The European Charter for Researchers is one of the most important policy documents embedded in the very foundations of research in Europe. Since its first publication in 2005, almost 20 years have passed and, given the ever-changing climate in European research and innovation, the European Commission has recognized the need for its improvement, which is currently underway. The European Charter for Researchers is to be strengthened through four thematic pillars addressing the guiding principles in science and research. In the following text, we present the first of the said pillars and its key points.
1. Ethics and Research Integrity
At the core of scientific pursuit lies the indispensable bedrock of ethical conduct and research integrity. Researchers are entrusted with a profound responsibility to uphold principles such as honesty, reliability, and objectivity, forming the foundation for research that is both responsible and trustworthy. The Charter emphasizes the need for a supportive institutional culture committed to research integrity, including rules, procedures, and guidelines, coupled with effective training programs. Solid mechanisms are crucial to identify, report, and address cases of research misconduct, ensuring the highest standards are maintained throughout the research process.
2. Freedom of Scientific Research
The Charter champions the fundamental principle of freedom in research, emphasizing the intrinsic value of scientific exploration for the betterment of humanity. Researchers are granted the liberty to engage in unfettered thought, express diverse opinions, and challenge accepted wisdom to usher in novel ideas.
3. Open Science and Citizen Science
Open Science takes center stage, encouraging researchers to embrace unrestricted engagement, share results openly, and ensure the reproducibility of research outcomes. This commitment extends to stakeholders, urging employers and funders to support a pervasive Open Science culture. In a progressive leap towards accessibility and inclusivity, the Charter emphasizes the integration of Citizen Science into research projects. This democratization of science invites citizens to participate actively, building trust in scientific processes and leveraging the intelligence of society for groundbreaking research and innovation.
4. Gender Equality
The call for gender equality urges a comprehensive fostering of gender balance across research teams, decision-making bodies, and advisory groups, extending to recruitment and promotion committees. This commitment goes beyond numerical quotas, emphasizing the integration of the gender dimension in research, teaching, and innovation content. Recognizing the insidious issues of gender-based violence and sexual harassment present in all fields, Gender Equality is approached through an intersectional lens, acknowledging the intertwining systems of power between gender and other social categories.
The Charter advocates for sustainable institutional changes embodied in Gender Equality plans equipped with reporting mechanisms and monitoring systems. Importantly.
5. Embracing Diversity
Diversity, in its broadest sense, encompasses gender, racial or ethnic origin, religion or belief, social diversity, disability, age, and sexual orientation, with a clear stance against discrimination on all grounds. Employers and funders are implored to actively embrace diversity in their research cohorts, recognizing the inherent value that different life experiences bring to the tapestry of research projects. Beyond numerical representation, the Charter emphasizes the vital role of diverse participants in informing and enriching research results, ensuring that the outcomes are applicable and resonate across the multifaceted societies we inhabit. Confronting unconscious biases, particularly in hiring, promotion, and reviewing is acknowledged as a necessary step, underscoring the Charter’s commitment to fostering inclusivity, equity, and excellence, particularly within the scientific domain.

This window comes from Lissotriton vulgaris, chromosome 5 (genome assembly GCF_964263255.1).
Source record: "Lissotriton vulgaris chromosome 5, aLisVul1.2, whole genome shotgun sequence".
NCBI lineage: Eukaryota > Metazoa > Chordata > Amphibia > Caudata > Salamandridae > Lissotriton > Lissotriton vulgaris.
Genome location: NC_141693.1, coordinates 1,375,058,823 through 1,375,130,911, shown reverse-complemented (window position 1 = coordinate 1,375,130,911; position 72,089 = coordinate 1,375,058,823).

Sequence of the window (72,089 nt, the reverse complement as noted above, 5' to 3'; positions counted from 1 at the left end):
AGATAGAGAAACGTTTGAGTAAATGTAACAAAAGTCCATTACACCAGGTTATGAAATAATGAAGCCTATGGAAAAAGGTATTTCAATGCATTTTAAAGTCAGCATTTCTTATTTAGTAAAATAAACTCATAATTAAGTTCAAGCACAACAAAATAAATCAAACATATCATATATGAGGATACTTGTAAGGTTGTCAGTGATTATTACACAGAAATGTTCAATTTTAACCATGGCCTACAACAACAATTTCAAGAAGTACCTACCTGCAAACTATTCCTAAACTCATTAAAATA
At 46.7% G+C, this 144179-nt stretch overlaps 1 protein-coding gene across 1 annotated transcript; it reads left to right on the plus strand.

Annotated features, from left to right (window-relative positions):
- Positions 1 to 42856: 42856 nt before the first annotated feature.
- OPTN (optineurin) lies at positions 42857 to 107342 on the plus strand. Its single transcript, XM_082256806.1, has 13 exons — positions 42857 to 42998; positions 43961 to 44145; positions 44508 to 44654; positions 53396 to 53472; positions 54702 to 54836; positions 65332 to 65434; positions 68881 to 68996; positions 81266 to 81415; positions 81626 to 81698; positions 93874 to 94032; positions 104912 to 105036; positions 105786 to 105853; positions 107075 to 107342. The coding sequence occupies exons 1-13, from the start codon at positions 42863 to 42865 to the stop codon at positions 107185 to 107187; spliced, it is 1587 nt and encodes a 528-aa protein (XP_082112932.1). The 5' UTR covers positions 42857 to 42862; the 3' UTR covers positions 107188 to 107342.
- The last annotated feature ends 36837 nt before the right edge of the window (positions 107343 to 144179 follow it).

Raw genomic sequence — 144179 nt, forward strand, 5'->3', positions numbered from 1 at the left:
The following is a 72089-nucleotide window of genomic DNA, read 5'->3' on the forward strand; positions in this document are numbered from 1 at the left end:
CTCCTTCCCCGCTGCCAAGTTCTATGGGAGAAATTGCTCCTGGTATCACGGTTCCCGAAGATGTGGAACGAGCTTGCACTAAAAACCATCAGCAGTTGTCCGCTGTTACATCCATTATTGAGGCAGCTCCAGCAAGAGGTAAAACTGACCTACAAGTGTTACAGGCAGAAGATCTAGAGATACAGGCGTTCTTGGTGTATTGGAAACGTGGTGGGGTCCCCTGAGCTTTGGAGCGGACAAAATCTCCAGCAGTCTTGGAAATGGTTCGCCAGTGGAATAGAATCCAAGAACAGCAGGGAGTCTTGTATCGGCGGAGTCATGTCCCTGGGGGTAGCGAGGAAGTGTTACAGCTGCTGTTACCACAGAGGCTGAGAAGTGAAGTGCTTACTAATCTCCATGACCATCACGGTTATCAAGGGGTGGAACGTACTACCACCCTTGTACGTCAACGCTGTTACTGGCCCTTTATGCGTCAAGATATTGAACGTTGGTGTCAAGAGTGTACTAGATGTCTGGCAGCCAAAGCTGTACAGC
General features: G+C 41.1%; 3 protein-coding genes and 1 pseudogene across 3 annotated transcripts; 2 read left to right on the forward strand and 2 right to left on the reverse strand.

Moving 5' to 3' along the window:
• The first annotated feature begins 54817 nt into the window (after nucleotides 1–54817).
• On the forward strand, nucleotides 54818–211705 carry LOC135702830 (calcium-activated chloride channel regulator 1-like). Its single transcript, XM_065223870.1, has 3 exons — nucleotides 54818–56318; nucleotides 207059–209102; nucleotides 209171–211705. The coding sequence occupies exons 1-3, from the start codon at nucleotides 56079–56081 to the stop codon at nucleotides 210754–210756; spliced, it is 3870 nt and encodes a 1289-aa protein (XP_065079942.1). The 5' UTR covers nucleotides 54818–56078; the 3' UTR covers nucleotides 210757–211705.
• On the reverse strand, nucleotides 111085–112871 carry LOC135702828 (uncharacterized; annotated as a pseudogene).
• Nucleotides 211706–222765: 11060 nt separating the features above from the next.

6. The Research Profession
The Charter is also related to the treatment and expectations of researchers as professionals. It calls for recognition of researchers at all career stages, advocating for non-linear trajectories marked by mobility. Transparency, communication, and accountability are emphasized, positioning researchers as stewards of public trust.
7. Free Circulation of Researchers
The Charter emphasizes the unrestricted circulation of researchers, urging the flow of research professionals, knowledge, and technology. Recognizing that the exchange of minds and ideas knows no borders, it calls for administrative frameworks that allow seamless portability of grants and social security provisions for researchers.
8. Sustainability of Research
Rooted in sustainability, the Charter acknowledges the global urgency embodied by initiatives like the European Green Deal and the United Nations’ 2030 Agenda. The Charter calls for an institutional culture steeped in sustainable research management, advocating for the reduction of carbon emissions and setting a positive example for a future where research contributes to a sustainable course.
With its revised principles, The new European Charter for Researchers paints a vision of a principled, inclusive, and sustainable scientific community, navigating European research and innovation towards a future of excellence and societal benefit.